Free FallThe Free Fall Research Page
Note: This incident took place in and around Thun Field at Puyallup, Washington. From Thun Field, the student drop zone was about three miles southwest in Graham.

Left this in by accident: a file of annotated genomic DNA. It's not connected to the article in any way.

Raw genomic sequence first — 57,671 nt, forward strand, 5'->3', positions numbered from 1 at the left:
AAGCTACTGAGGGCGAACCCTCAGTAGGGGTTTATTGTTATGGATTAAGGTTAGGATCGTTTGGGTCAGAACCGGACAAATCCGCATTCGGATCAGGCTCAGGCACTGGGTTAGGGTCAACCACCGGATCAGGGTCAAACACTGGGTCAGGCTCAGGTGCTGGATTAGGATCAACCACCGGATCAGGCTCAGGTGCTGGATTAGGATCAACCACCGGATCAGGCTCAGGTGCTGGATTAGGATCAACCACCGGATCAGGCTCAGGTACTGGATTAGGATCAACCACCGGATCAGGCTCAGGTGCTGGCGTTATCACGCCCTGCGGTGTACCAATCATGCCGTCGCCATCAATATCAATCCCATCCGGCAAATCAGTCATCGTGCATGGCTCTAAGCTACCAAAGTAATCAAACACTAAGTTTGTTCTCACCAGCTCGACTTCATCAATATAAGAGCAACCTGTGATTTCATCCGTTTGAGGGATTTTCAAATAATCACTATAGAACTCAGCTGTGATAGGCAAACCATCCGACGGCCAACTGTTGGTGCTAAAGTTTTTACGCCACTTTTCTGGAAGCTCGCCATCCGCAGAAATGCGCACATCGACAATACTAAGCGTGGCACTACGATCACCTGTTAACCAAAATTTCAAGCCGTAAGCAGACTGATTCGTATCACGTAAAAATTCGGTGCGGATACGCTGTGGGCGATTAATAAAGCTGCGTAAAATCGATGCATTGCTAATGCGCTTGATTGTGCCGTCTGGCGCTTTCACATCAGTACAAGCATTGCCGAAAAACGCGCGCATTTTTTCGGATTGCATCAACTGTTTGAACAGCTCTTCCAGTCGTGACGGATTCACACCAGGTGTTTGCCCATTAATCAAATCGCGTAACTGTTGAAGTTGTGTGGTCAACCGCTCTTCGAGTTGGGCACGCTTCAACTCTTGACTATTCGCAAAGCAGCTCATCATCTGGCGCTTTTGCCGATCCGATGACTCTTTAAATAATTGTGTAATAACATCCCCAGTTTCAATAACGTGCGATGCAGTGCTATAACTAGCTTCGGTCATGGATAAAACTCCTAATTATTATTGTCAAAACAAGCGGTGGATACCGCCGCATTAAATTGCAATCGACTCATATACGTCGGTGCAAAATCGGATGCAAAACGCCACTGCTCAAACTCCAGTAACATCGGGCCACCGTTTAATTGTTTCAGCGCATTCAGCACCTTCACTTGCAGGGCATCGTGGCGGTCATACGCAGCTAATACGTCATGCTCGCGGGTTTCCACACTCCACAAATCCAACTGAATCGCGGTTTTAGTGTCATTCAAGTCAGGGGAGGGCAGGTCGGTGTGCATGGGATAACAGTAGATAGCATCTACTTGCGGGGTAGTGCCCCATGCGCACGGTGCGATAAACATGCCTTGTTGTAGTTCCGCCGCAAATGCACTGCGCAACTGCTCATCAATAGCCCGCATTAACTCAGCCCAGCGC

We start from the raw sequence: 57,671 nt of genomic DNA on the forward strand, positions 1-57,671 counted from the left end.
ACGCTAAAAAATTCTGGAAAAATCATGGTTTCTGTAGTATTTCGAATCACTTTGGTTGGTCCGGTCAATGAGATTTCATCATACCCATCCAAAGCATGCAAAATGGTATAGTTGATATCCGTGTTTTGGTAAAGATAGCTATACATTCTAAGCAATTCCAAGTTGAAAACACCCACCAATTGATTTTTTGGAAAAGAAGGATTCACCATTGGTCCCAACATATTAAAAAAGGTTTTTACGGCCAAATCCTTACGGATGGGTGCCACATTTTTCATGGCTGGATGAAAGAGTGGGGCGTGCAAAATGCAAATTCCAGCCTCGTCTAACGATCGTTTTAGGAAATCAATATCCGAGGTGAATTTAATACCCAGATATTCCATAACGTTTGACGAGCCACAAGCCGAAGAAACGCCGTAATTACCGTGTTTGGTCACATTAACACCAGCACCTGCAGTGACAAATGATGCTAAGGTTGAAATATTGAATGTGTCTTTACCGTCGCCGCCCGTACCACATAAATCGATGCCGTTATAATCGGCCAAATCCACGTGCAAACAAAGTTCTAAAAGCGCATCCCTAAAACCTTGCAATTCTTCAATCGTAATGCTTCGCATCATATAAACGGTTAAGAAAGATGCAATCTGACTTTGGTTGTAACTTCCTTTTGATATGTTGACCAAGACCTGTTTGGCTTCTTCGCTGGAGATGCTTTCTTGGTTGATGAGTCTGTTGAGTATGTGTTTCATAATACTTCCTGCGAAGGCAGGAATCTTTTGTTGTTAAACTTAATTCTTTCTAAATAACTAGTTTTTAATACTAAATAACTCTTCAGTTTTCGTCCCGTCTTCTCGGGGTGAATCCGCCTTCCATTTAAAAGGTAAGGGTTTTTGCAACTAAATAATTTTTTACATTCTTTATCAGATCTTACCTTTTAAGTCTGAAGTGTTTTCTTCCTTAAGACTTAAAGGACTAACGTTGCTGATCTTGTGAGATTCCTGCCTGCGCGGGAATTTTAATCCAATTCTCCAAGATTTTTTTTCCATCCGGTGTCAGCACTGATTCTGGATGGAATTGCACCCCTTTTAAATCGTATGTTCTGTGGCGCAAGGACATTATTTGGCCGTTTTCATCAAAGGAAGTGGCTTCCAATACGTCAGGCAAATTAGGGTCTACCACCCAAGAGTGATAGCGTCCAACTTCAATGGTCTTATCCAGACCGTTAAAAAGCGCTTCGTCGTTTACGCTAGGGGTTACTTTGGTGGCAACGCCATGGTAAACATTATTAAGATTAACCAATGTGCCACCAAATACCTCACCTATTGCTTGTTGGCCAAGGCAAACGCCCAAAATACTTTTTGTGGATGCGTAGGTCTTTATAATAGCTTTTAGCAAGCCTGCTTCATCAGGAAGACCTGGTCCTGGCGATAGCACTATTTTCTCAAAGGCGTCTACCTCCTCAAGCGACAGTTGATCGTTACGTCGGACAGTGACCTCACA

Wednesday (not Friday) June 13, 1978, about a dozen skydivers, myself included, boarded a Twin Beech 18, packed tightly together to make the best use of room. I was always tempted to say that was to ensure that nervous jumpers don’t change their minds at the last minute. Just get the #1 jumper near the door, and POING!!! like a toy snake out of a popped opened can. But I digress. I was #3 behind two other students for my sixth static line jump. One was on his first jump, and he was all excited about how different it would be. Since my first jump was five behind me at that time, and I screwed up my parachute landing fall (PLF) on it and my previous jump, the emotional trauma no longer had the benefit of novelty to offset any fear of what may happen. The airplane wobbled some as it taxied over ruts and chuckholes on its way to the runway. As it lined up on the asphalt, its radial engines made a throbbing crescendo up to full power. We all leaned back against the acceleration to prevent a load-shift. Wind from prop-wash and increasing airspeed cascaded into the payload bay, causing a harsh buffeting sound emanating from the back wall. The asphalt, grass, and nearby trees rushed by as we reached liftoff speed, then seemed to slow somewhat as it dropped away, becoming a less reliable speed reference. As we reached 2,000 feet we crossed over the not so abandoned cow pasture near Graham, Washington that was our intended drop-zone. Garry, the jump-master held onto a 20-foot roll of weighted crepe paper designed to fall at the same speed as an open parachute. The buffeting noise broke temporarily as he disrupted the inflow when he stuck his head out to spot the landing zone. As we passed over it, he released the roll into the free-stream, which straightened into a streamer. About two or three minutes later he saw it reach the ground, then had the pilot set us up to exit opposite where it landed by the same distance. The first jumper was the first jumper or vice versa. At 2,800 feet he said “It’s gonna’ be different!” Someone replied “It’s gonna be a rush!” Garry connected his static line, and the buffeting was again disrupted as he told the first timer to sit in the open door. The snarl of the radial engines had less to drown it out, until Garry said “GO!!” and he went (in more ways than one?). The buffeting resumed as he cleared the doorway, the static line activating his parachute after it took up slack a split second later. In about two seconds I saw him drifting behind under an open parachute.